Debugging with git bisect

This is a post  for appreciating “git bisect” and how it can be one of the most powerful tool to find out root cause of a broken build or a broken branch.

Here is simple example of  how “git bisect” can be used to find  a bad commit.

Lets assume that we have a git repository which has hundreds of commits and currently the HEAD of the master branch is broken i.e. has a bug. Our objective is to find out which commit introduced the bug in to the code base.

Before starting the git bisect process we need to know a couple of things. First we need know a good commit i.e. a old commit at which code worked as expected. This is not very difficult to find out as it is most likely the last release of the code.  Also we need to know the steps to test the code and reproduce the issue. It will help us to find out if certain commits are good or bad during the git bisect process.

Git bisect uses binary search algorithm between the good and bad commit to  find out the commit  that introduced the bug.

Here are the commands to start the git bisect work flow. Lets call the current HEAD commit as “original HEAD”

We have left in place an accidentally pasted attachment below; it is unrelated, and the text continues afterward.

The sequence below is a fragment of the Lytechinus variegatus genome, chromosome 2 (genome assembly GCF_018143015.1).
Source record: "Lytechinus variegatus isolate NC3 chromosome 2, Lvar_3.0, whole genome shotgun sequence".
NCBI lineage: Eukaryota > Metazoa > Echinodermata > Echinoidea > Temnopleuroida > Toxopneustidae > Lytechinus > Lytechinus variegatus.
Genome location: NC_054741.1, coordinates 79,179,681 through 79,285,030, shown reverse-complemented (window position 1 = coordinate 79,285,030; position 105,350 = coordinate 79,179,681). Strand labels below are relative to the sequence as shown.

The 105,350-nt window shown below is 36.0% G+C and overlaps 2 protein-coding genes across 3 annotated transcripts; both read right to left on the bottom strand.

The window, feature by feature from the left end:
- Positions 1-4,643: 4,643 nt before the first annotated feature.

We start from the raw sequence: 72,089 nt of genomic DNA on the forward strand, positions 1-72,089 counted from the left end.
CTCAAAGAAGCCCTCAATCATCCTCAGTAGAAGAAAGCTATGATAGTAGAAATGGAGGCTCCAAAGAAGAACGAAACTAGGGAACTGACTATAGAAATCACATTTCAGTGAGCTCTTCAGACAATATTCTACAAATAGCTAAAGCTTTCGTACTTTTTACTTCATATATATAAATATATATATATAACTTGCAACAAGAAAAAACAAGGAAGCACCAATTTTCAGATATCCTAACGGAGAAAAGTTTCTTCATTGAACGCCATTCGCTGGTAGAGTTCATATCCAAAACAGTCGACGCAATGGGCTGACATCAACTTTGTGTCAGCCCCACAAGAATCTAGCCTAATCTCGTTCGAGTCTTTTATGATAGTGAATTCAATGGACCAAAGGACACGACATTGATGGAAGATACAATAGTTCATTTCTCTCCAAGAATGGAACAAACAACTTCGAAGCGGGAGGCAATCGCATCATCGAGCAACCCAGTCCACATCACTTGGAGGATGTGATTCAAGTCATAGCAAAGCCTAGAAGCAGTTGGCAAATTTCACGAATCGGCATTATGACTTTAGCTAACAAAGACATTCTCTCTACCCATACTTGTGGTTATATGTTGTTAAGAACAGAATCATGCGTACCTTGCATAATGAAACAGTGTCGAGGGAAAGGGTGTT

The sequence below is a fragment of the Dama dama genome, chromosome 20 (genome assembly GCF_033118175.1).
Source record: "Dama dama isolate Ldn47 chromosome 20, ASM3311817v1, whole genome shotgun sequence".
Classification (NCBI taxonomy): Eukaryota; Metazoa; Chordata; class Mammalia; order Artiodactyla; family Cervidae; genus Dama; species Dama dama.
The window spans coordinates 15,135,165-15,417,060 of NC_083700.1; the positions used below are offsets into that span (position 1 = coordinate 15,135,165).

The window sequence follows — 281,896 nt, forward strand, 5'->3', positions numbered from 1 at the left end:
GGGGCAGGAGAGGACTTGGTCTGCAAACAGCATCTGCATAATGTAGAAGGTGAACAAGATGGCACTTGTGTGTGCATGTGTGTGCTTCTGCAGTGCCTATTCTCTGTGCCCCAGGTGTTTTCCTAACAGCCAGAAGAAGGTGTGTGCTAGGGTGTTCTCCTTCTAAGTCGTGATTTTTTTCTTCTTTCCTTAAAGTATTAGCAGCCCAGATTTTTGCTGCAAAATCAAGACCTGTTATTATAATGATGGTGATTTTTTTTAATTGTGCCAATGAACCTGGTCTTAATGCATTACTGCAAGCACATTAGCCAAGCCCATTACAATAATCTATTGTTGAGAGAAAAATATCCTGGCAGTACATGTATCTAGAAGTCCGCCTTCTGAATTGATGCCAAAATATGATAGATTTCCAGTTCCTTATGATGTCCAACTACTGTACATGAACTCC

$ git bisect start

$ git bisect bad

$ git bisect good  <commit ID>

Bisecting: 130 revisions left to test after this (roughly 4 steps)

Once the above commands are executed, git bisect will change the HEAD to  the middle of the commits between the “original HEAD” and good commit. Read about binary search if you want to know how it decides to which commit the HEAD needs to be moved.

At this point we are expected to test the code and find out if we are able to reproduce the issue. After the testing we need to again  tell git bisect if it is bad commit (see below) i.e. we are able to reproduce the issue else it is a good commit.

$git bisect bad
Bisecting: 65 revisions left to test after this (roughly 3 steps)

Or

$ git bisect good
Bisecting: 65 revisions left to test after this (roughly 3 steps)

We need to continue the process few times and git bisect will give you the commit which introduced the issue/bug.

In my experience I always get to the commit (which introduced the issue) in 4 to 5 steps of git bisect.  Which I think is an awesome thing.

So go ahead and try git bisect if you have not tried it yet and do not forget to use it when you broken builds.

 

 

 

Cherry pick a PR (pull request) from github

Sometime you might want to test pull requests (from github) in local machine  by cherry picking it. This usually happens before it get merged in the upstream repo and released by the project.

I searched the internet but  did not get good reference about how to do it. After little bit of trial and error I came up with below steps.

Cherry picking a pull request:

For example you want to cherry pick https://github.com/fgrehm/vagrant-cachier/pull/164

Cherry picking a commit: